We would like to express our sincere gratitude towards the John Templeton Foundation as well as their support staff (Paul Wason, Heather Micklewright, Kevin Arnold, Andrew Rick-Miller, Rachel Goldbaum, and Derek Leonard); Professor Sá Fonseca and Professor Paixão of the Faculty of Science, and the R&D, financial and human resources support staff of the University (Sílvia Gomes, Jorge Lobato, Paula Montenegro, Eduarda Tavarez, and Carmo Fonseca); Rui Málho and Fernando Oliveira from the Faculty of Science for formalizing the Evolution Schools and attributing course credits; Ana Simões, Henrique Leitão and Ricardo Coelho from the Autonomous Section for the History and Philosophy of Science Department; Sofia Cruz from the Cell Communications of the University of Lisbon, as well as the camera crew and video-editors responsible for shooting the Public Evolution Day and the feature on the Teenager Day (Tânia Ferreira, Tiago Duarte, Duarte Correia); Rosalia Vargas and Ana Noronha from Ciência Viva and the Pavilion of Knowledge's Special Event Team (Carla Carvalho, Filomena Ramalhoto, Daniela Martins, Rosário Pereira Sofia Lourenço), for co-organizing the 2 Evolution Schools and the Lisbon Evolution Day; Emílio Rui Vilar and Artur Santos Silva from the Gulbenkian Foundation as well as Gulbenkian's support staff (Paulo Madruga and the technical staff, including the camera crew) for co-organizing the Evolutionary Patterns Conference; Rui Silveira, a Winter School volunteer, who shot all winter school videos; Sérgio Moço and Inês Tomé, who edited the interviews conducted with the teachers of the Winter and Summer School, as well as the videos from the Evolutionary Patterns Conference; and all national and international collaborators who have either taught at the Schools, or provided plenary and invited talks at the Evolutionary Patterns Conference; who have participated in symposia organized by AppEEL; who have seated in the Scientific Board of the conference; and who either have, or are in the process of, writing chapters for our Book Series Interdisciplinary Evolution Research.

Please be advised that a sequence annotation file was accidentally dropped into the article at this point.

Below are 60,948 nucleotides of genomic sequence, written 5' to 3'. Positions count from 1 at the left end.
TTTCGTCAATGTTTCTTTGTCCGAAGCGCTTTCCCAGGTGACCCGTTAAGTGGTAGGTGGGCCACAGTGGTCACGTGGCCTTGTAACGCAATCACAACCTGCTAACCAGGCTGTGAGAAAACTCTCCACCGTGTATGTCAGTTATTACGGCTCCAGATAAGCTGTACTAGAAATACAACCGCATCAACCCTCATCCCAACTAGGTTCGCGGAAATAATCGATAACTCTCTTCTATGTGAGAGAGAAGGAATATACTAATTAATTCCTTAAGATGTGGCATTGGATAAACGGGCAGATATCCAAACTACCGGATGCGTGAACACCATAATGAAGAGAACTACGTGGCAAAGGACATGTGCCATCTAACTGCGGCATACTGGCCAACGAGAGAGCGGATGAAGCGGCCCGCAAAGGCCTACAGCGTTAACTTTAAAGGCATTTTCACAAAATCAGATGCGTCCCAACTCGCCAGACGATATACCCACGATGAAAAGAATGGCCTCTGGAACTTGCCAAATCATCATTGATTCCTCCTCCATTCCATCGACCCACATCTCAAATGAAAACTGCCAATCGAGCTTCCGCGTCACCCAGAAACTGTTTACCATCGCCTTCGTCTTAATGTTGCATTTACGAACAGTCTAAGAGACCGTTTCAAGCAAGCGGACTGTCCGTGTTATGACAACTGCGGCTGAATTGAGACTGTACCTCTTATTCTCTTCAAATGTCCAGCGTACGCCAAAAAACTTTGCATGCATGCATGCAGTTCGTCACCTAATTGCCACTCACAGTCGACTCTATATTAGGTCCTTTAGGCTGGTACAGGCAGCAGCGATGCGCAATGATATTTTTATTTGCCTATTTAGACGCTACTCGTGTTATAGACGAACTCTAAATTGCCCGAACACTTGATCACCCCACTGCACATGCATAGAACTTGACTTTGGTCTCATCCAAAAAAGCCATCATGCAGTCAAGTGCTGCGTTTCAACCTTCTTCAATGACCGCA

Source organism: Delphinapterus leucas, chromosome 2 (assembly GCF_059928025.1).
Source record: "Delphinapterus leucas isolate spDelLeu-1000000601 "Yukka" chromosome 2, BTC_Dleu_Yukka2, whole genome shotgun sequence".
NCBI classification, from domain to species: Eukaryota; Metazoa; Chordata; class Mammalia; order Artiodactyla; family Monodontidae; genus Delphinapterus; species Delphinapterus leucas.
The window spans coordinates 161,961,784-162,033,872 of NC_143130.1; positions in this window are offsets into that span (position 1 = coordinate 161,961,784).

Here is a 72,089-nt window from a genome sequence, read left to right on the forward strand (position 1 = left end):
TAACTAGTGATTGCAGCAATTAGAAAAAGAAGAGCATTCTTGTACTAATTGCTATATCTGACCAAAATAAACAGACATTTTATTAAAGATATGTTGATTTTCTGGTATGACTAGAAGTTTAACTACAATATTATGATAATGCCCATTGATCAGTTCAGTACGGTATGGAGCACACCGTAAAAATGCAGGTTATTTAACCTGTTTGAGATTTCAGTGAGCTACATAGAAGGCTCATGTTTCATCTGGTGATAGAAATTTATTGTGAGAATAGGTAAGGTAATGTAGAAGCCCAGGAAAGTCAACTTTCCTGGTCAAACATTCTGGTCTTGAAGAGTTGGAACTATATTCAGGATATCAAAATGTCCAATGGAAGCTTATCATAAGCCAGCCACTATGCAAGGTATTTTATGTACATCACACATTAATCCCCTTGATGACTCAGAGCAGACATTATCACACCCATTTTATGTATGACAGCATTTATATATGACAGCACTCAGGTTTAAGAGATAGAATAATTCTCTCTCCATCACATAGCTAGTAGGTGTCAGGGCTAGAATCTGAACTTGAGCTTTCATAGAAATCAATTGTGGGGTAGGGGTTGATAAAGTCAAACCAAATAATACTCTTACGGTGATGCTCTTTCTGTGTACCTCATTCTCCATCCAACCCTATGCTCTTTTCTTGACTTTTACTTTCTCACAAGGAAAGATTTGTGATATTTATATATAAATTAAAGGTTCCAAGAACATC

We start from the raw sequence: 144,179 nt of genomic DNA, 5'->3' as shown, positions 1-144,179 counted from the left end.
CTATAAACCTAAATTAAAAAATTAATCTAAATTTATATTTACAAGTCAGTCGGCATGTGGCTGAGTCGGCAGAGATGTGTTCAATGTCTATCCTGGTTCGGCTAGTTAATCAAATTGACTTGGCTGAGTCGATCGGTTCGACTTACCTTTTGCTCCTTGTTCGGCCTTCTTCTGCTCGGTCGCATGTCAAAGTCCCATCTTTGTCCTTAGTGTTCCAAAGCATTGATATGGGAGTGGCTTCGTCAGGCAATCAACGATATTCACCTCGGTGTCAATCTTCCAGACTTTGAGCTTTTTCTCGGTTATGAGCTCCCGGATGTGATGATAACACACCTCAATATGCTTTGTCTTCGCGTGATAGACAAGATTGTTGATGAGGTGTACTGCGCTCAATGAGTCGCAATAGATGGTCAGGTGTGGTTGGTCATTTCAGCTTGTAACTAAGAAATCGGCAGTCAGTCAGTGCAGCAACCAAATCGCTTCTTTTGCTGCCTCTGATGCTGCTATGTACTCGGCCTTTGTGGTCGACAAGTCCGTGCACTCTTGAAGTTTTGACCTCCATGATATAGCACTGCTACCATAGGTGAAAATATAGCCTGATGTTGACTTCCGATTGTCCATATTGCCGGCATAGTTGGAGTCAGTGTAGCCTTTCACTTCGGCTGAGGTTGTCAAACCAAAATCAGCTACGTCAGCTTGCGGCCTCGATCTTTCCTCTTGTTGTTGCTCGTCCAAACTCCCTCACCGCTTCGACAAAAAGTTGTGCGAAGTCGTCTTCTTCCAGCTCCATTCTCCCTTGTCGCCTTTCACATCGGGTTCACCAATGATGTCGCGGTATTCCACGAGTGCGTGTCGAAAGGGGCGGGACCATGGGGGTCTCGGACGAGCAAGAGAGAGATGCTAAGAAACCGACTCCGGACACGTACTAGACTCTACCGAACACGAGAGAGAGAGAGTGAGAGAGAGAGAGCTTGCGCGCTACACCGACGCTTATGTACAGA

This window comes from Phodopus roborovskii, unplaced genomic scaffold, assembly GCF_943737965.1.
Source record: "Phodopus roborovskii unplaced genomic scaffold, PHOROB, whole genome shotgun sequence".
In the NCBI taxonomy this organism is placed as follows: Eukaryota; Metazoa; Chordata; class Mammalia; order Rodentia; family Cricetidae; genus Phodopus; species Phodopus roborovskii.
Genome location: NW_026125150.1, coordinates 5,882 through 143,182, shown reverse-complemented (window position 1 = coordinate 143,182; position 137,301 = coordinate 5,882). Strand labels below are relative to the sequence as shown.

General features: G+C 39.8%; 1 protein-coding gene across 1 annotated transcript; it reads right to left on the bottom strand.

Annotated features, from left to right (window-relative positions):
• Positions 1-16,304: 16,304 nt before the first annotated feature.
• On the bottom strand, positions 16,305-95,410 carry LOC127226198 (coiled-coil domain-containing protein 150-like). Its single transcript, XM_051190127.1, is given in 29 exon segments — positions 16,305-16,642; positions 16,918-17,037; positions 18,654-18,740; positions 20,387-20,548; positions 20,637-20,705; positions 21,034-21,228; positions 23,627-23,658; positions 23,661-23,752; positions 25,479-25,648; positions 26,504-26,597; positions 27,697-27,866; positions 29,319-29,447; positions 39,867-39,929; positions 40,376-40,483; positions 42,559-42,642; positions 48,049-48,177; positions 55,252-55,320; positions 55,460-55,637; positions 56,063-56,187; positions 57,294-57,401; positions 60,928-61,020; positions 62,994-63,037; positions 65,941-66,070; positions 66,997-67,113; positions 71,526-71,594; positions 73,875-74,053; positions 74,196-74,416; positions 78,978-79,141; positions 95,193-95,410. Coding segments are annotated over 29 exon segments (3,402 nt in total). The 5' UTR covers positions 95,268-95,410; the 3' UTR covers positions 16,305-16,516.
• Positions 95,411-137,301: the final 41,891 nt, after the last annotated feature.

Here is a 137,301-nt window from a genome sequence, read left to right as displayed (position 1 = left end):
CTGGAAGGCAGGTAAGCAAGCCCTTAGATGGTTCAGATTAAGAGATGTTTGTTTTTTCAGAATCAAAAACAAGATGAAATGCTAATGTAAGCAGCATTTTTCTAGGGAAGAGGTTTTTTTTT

These scholars are Daniel Dor, William Croft, Monica Tamariz, Bruce Lieberman, Folmer Bokma, Francisco Diónisio, Douglas Zook, Michael Arnold, Luis Villarreal, Frietson Galis, Fiona Jordan, Michael Ruse, Derek Turner, Frédéric Bouchard, Michael Benton, Tal Dagan, John Jungck, Carl Knappett, Daniel McShea, Alex Mesoudi, Mark Pagel, Tyler Volk, Richard Watson, Quentin Atkinson, Alberto Bisin, Thierry Verdier, Andreas Bohn, Maurizio Casiraghi, Jorge Carneiro, Claudine Chaouiya, Alex de Voogt, Frank Kressing, Matthis Krischel, André Levy, Margarida Matos, Telmo Pievani, Luis Mateus Rocha, Sven Steinmo, Bernard Wood, Charbel Niño El-Hani, Davide Vecchi, David Sepkoski, Douglas H. Erwin, Alycia Stigall, William Martin, Matthew Joseph Walsh, Anna Marie Prentiss, Slawomir Wacewicz, Vitor Faria, Elio Sucena, Amanda N. Brothers, Jennafer A. P. Hamlin, Sunni J. Taylor, Noland H. Martin, António Manso, Douglas Futuyma, Stanley Salthe, Elena Casetta, Jorge Miguel Luz Marques da Silva, Michelle Wesley, Rituparna Bose, Lutz Beck, Randall R. Skelton, Matthew Mattes, Cedric Boeckx, Daniel García Rivero, Derk Venema, Allison Tripp, Mark Collard, Fiona Coward, Leonardo Vanneschi, Guido Barbujani, Luigi Luca Cavalli-Sforza, Lounes Chikhi, Maria Manuela Coelho, José Croca, Cristina Cruz, Terrence Deacon, Heiner Fangerau, Isabel Gordo, Roderic Guigó, Rui Moreira, Samir Okasha, Octávio Paulo, Luís Paulo N. Rebelo, Ana Sanchez, Gil C. Santos, Cristina Vieira, Pedro Mariano, Octávio Mateus, Luis Vicente, Jeroen Stevens, Evelien De Groot, Adrian Jaeggi, Maria Botero, David A. Leavens, William D. Hopkins, Jared P. Taglialatela, Adam See, Mary Lee Jensvold, Augusta Gaspar, Francisco Esteves, Patrícia Arriaga, Timothy P. Racine, Olga Vasileva, Shoji Nagataki, Jordan Zlatev, Hiroyuki Nishina, Natalie Uomini, Antonio Benítez-Burraco, Ana Mineiro, Alexandre Castro-Caldas, Rita Nolan, Gertraud Fenk-Oczlon, August Fenk, Constança Carvalho, Stefaan Blancke, Sandra Swart).

Finally, we want to thank the students from both 2013 schools as well as the scholars who replied to our call for abstracts of the Evolutionary Patterns conference; and the audiences we attracted for the Lisbon Evolution Day (both the Public Conference and Teenagers afternoon), the various symposia we organized, and the presentations we gave. These audiences add up to an estimated additional 600 people, who have been influenced by the project.